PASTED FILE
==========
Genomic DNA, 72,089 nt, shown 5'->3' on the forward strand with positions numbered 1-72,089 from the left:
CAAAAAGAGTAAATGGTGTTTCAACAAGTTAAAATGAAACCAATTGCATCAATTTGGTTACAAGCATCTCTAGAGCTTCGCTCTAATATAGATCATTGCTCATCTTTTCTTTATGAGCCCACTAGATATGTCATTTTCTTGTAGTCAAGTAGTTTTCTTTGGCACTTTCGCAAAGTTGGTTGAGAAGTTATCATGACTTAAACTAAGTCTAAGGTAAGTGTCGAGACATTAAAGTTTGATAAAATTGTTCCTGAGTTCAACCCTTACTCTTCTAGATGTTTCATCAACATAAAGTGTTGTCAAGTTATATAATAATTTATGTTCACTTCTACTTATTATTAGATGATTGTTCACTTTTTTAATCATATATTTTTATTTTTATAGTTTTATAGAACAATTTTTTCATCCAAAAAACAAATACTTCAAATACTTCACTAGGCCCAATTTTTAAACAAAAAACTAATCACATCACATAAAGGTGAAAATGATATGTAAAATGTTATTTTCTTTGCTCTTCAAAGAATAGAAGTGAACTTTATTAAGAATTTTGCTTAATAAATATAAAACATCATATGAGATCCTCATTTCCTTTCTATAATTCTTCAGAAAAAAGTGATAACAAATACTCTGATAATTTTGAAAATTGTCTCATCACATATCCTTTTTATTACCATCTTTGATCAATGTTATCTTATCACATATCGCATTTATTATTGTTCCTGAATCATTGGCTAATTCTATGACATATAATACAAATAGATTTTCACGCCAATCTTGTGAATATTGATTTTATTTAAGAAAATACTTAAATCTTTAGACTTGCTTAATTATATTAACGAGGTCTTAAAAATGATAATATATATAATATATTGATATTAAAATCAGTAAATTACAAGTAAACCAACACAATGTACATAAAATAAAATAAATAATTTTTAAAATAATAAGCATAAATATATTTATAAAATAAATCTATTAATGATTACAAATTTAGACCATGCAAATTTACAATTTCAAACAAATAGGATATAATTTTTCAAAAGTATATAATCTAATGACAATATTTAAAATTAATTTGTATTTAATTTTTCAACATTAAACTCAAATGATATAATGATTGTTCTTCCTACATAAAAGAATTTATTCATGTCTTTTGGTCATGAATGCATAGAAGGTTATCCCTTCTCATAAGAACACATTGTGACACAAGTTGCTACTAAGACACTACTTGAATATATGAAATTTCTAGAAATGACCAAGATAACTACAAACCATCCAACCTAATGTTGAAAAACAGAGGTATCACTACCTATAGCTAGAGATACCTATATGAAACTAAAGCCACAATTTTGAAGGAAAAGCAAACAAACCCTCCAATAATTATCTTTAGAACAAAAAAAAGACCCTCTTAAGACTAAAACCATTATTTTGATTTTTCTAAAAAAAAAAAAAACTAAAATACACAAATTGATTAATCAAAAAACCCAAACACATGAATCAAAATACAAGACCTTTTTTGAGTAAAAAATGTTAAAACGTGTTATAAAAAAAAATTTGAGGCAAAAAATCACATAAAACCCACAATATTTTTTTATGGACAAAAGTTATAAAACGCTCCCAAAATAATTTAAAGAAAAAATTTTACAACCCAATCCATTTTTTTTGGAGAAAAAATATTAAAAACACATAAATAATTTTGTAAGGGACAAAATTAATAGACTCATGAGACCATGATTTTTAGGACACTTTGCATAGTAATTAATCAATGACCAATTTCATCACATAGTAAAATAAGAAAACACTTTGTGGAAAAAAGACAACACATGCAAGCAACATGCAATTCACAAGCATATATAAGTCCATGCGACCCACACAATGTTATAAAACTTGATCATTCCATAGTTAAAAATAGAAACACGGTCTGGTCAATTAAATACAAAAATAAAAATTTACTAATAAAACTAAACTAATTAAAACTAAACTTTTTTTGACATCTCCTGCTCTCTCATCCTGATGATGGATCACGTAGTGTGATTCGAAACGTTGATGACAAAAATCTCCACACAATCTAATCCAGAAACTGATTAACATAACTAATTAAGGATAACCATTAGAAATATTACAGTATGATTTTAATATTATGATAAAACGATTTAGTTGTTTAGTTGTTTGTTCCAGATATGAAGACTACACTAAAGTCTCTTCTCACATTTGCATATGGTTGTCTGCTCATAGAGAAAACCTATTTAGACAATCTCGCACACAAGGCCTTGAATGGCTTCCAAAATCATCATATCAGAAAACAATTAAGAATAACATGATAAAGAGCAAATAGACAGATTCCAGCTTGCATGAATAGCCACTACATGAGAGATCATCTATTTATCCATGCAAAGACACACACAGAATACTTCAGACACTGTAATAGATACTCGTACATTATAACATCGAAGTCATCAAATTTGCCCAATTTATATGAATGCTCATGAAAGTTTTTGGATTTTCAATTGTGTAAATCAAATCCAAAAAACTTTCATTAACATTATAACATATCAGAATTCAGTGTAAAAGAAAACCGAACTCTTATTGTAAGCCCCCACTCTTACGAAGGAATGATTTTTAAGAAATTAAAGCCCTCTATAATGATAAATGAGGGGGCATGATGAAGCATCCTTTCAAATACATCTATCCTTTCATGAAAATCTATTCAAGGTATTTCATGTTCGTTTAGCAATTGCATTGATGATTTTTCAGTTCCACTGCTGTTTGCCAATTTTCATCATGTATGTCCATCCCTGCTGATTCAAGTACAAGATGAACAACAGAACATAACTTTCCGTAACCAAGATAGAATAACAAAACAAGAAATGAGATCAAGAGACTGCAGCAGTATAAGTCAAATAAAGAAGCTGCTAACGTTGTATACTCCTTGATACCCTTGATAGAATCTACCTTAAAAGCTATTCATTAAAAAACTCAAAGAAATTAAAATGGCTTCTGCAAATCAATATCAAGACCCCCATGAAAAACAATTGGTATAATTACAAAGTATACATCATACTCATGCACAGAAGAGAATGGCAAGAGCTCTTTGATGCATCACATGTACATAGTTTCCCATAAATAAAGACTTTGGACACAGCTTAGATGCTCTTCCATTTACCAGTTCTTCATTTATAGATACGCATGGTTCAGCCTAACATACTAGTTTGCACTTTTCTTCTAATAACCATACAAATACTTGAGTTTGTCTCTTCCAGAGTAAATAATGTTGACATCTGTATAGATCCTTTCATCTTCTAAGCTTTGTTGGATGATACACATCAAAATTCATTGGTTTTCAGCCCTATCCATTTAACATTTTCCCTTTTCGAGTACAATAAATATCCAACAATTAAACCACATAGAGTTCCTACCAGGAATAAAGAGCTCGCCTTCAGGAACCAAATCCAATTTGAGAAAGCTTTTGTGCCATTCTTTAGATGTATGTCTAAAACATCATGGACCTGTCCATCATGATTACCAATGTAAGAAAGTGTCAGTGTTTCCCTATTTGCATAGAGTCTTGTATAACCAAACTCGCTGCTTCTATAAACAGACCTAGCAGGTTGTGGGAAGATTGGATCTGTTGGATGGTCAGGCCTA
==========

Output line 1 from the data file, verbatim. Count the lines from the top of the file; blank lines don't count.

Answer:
Genomic DNA, 72,089 nt, shown 5'->3' on the forward strand with positions numbered 1-72,089 from the left: